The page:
Saturday, April 15, 2006

Was Police Action Rambo-ish? (2)

In my posting Was Police Action Rambo-ish? I questioned the disproportionate force the police employed at a road block when a car crashed through. The police sprayed the speeding vehicle with bullets from a submachine gun. A 14 year old female passenger was shot in her back and had to be hospitalised.

Reader Ducky and I posed the additional question of ‘what if’. What if the occupants of the car had been one of the following:

(1) a drunk not in command of his faculties. Reader balajoe argued that a drunk shouldn’t be driving in the first place, but then we don’t live in an ideal world where drunks would exercise common safety sense in their state of inebriety.

(2) a kidnapping or other similar situations where the driver decided to barge thro’ without knowledge of, or agreement by his/her passengers.

(3) a driver chancing upon the road block without warning – as reader Ducky had stated, Malaysian police seem to like positioning their road blocks just around blind corners or somewhere in the dark where drivers would just come into sight of them at the last minute, and sometimes at high speed. OK, I anticipate the argument that the driver shouldn’t be driving at excessive speed but again the reality is as everyone knows, we don’t live in an ideal world.

Let’s ignore all those and assume that police do know that the occupant is a thief of outboard motors (assume he didn't have a 14 year old girlfriend beside him) who rammed through the police block. Certainly such a situation represents a matter of operational concern to the police. It has to be, when a car barges through a police check point, regardless of whether the driver is a thief or one of the 3 possible situations above where passengers may not be criminals or at worst, the driver is drunk or lack anticipation.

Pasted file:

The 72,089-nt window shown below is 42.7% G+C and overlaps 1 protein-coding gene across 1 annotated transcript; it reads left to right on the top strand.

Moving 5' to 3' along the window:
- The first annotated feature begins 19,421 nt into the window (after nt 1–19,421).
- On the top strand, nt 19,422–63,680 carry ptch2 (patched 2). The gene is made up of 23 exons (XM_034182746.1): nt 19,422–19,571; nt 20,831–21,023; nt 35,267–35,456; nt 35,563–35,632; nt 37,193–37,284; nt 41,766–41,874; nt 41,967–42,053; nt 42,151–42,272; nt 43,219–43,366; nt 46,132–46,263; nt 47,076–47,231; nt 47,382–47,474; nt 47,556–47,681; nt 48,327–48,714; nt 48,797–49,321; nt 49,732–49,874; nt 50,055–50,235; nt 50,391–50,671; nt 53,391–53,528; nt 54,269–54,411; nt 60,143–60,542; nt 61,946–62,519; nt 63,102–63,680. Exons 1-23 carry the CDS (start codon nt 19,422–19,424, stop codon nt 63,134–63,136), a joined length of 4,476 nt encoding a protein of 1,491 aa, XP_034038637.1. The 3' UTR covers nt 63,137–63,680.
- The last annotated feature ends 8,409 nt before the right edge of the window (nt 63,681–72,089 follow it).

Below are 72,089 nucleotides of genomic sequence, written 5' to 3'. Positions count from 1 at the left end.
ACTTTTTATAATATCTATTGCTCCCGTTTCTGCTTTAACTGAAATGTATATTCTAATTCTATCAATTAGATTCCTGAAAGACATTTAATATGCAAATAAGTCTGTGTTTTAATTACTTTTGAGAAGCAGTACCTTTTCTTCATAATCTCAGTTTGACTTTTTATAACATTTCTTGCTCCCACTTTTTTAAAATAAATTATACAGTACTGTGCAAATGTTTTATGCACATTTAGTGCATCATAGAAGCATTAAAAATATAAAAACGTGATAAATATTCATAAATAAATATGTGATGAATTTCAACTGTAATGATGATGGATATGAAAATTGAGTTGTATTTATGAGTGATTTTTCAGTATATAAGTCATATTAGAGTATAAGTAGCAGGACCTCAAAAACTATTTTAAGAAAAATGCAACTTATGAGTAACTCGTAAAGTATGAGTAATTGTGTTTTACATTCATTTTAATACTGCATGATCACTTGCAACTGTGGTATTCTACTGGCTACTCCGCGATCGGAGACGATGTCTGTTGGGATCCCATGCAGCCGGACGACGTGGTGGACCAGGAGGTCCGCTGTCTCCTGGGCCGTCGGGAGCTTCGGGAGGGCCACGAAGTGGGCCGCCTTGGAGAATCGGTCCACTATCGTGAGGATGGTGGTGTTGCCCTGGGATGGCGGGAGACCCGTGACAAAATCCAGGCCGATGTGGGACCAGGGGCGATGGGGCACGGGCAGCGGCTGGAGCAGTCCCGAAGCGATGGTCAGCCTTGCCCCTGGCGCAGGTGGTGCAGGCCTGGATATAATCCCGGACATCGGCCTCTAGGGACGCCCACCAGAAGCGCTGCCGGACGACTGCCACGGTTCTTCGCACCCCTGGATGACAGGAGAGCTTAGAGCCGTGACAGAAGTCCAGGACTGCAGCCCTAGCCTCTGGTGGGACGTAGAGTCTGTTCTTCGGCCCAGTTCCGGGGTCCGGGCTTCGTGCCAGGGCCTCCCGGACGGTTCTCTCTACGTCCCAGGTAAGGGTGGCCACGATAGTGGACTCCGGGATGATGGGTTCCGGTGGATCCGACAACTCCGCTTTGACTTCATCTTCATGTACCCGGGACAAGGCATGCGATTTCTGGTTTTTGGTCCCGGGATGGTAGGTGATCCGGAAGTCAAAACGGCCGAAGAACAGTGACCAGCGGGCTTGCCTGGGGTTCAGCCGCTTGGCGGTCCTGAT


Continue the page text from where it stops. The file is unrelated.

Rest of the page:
But do operational concerns warrant such drastic action?

Reader balajoe averred such a car would lose any ‘reasonable doubt’. Firstly I want to thank all contributors to the discussions as I don't dare claim mine to be perfect or infallible, though I do assert my views represent my values. Anyway, back to balajoe's comments - I respectfully disagree with him.

For the police to assume that it's beyond ‘reasonable doubt’ that the car is driven by a criminal or criminals involves more than the act of barging through a checkpoint. For example, it could well be one of the 3 possible scenarios I have suggested (there could be more). Then, there ought to be some indications that indeed that the car carries criminals as in sighting them brandishing some weapons or recognising who they are. Thirdly, the operational scenario must be one that requires the police to take such drastic situation. I don’t believe that theft of outboard motors warrants that kind of police gunfire.

In other words, we need to know what rules of engagement the police operates under? The Royal Malaysian Police has been so notorious in recent times (God knows what they had done that were not known or publicised) that it’s essential we want to know their rules of engagement in such situations. We mustn't allow them to act according to their whims and fancies as they have been prone to do.

Clearly stated and easily understood rules of engagement would guide the police on when, where and how force shall be used. The rules provide a standard of operations that would be consistent and well thought out in advance of various situations, for example, at a road block or patrol that the police would be likely to encounter. The rules would and could of course vary from situation to situation.